Although 87% of Aussies are flocking back to the hospitality industry, findings showed that 89% of Aussies have changed their night-out habits in recent years. People are starting and finishing their nights earlier (37%) and less willing to stand in long queues (48%). What’s more, many have started to research their nights out in advance (43%). In future we can anticipate Aussies to be less likely to bar hop, with 44% of those asked preferring to stay in one venue and using their nights out to spend more quality time with friends and family (41%).

Will non-alcoholic beverages be the hot new drink on tap?

While Aussies found a new passion for making margaritas on the couch in 2020, me&u findings show Aussies to have turned over a new leaf for 2021 by being more mindful about drinking occasions with sober-curious and tee-totallers on the rise. Although pub lunches and boozy brunches are far from extinction, 30% expect to be drinking less in five years’ time, whilst 22% are likely to give up drinking alcohol altogether. 40% of Aussies say they’re happy to visit alcohol-free venues, with a similar number expecting venues to have a good range of alcohol-free options. 

Hospitality’s pathway to net positive

The report found that while consumers are taking the charge to live eco-consciously, venues should be more aware of their own waste. 75% of customers think hospitality venues produce a worrying amount of waste from disposable items and 82% are concerned about the industry’s food waste, wanting the industry to act on both issues. Whilst 77% of Aussies expect to see their go-to venues contributing to the local economy by sourcing food and drink locally, giving back as an organisation was also high on the agenda. The majority (69%) are more likely to visit venues that contribute positively to the local community by volunteering or supporting local causes. 

Are we all flaky foodies?  

Despite patrons demanding more from their favourite venues, such as local sourcing, community integration and sustainability, customers are not always holding up their side of the deal. 42% of Aussies we asked were likely to cancel a booking last minute due to a change of plan, including preferring to stay home. In worse news, Aussies were shown to be a nation of ‘Hospitality Ghosters’, with 25% admitting they were likely to no-show at a booking without letting the place know. Whilst we might flake on seats, we won’t on staff, with 85% of those surveyed wanting renewed career progression paths and professional opportunities within the industry.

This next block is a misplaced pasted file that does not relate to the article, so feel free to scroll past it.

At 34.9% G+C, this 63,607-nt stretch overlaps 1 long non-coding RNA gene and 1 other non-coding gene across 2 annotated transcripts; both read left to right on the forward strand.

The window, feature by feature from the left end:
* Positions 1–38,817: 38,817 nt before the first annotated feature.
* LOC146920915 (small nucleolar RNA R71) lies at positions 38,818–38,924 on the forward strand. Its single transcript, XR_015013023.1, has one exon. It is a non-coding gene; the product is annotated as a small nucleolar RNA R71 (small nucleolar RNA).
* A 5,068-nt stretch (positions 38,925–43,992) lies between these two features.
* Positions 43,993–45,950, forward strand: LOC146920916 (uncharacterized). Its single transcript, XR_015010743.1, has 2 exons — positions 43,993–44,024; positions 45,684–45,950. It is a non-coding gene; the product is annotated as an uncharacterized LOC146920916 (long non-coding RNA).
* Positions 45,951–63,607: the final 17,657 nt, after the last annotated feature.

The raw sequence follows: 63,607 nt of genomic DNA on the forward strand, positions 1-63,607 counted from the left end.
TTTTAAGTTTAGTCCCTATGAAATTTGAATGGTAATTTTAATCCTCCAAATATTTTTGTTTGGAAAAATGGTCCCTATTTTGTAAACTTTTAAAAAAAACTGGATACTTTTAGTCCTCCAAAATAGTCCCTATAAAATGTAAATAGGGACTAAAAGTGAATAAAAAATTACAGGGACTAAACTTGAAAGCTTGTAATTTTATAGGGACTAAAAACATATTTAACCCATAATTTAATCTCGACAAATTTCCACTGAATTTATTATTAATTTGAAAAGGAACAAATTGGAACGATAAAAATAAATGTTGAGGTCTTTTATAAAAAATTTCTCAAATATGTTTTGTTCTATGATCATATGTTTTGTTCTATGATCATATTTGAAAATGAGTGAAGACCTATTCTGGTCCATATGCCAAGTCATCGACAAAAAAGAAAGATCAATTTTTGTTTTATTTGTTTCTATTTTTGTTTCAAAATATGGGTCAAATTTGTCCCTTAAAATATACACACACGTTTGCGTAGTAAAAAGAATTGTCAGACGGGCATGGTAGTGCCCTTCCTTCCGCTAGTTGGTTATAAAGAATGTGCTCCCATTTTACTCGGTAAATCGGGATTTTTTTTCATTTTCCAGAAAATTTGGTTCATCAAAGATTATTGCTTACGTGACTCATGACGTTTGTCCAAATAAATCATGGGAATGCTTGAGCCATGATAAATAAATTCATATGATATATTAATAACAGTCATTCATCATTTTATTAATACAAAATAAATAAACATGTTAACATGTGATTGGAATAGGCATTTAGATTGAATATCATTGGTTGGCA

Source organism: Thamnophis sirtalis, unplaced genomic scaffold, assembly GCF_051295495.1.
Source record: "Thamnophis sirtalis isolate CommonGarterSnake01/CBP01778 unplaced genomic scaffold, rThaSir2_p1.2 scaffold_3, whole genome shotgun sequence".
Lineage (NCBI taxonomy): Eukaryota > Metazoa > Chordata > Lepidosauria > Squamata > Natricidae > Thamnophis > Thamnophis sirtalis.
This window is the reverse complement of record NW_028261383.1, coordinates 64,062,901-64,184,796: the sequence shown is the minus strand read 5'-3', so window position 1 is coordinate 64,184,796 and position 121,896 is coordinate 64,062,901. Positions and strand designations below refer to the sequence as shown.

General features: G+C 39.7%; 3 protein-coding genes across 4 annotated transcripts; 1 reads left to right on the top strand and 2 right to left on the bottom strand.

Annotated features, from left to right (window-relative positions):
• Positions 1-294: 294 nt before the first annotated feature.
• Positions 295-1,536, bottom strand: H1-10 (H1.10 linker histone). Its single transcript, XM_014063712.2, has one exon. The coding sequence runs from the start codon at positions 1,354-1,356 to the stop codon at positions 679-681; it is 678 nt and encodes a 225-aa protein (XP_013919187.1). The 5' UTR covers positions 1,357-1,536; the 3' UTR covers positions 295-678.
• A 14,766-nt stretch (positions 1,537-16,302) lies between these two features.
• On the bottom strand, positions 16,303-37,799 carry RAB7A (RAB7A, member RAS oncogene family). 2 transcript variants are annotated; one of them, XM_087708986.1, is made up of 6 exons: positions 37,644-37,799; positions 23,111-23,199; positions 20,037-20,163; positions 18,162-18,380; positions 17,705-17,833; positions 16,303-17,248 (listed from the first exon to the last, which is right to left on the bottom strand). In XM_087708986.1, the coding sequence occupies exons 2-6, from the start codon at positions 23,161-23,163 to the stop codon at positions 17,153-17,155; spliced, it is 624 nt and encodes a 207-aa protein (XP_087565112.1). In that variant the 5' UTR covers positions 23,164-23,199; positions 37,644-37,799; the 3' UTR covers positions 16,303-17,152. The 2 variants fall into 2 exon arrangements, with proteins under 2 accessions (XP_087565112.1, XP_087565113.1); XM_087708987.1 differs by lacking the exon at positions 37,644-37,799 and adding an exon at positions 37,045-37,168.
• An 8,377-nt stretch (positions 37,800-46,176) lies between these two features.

Is Australia’s ‘Third Place’ welcoming for all?   

Much has been said about the role pubs play in Australia. They act as a midway point between home and work, fulfilling the role of the ‘third place’ where Aussies can socialise and make new connections. However, me&u’s hospitality research shows Australians look for venues which are inclusive of all walks of life. 91% of Aussies agree that all venues need to be accessible and welcoming for those with disabilities now and into the future, whilst 68% agreed that they would only attend pubs and restaurants that support diversity and inclusion.

Data and personalisation will power the next generation of the pub

With the rise of hyper-personalised venues comes the need to tailor the experience to every unique visitor. In the future, consumers might expect the ability to control the music at their own table or even turn down the lights. 54% of consumers surveyed were shown to be more likely to visit venues that use technology to give them a personalised menu that’s unique to their tastes, including tailored beverage recommendations. 52% agree that they would be more likely to visit venues that use technology to offer tailored experiences such as personalised lighting and music.

Technology enables, not replaces.

In an industry that’s experienced significant change in the last three years, the one constant that we know will exist in 2032 will be the people. For centuries, the pub has been the beating heart of communities and while technology is evolving how we navigate the public house, genuine interactions and human connections cannot be replaced by artificial intelligence. 9 in 10 (85%) agree that while technology can be useful, they feel venues are all about people and human interactions.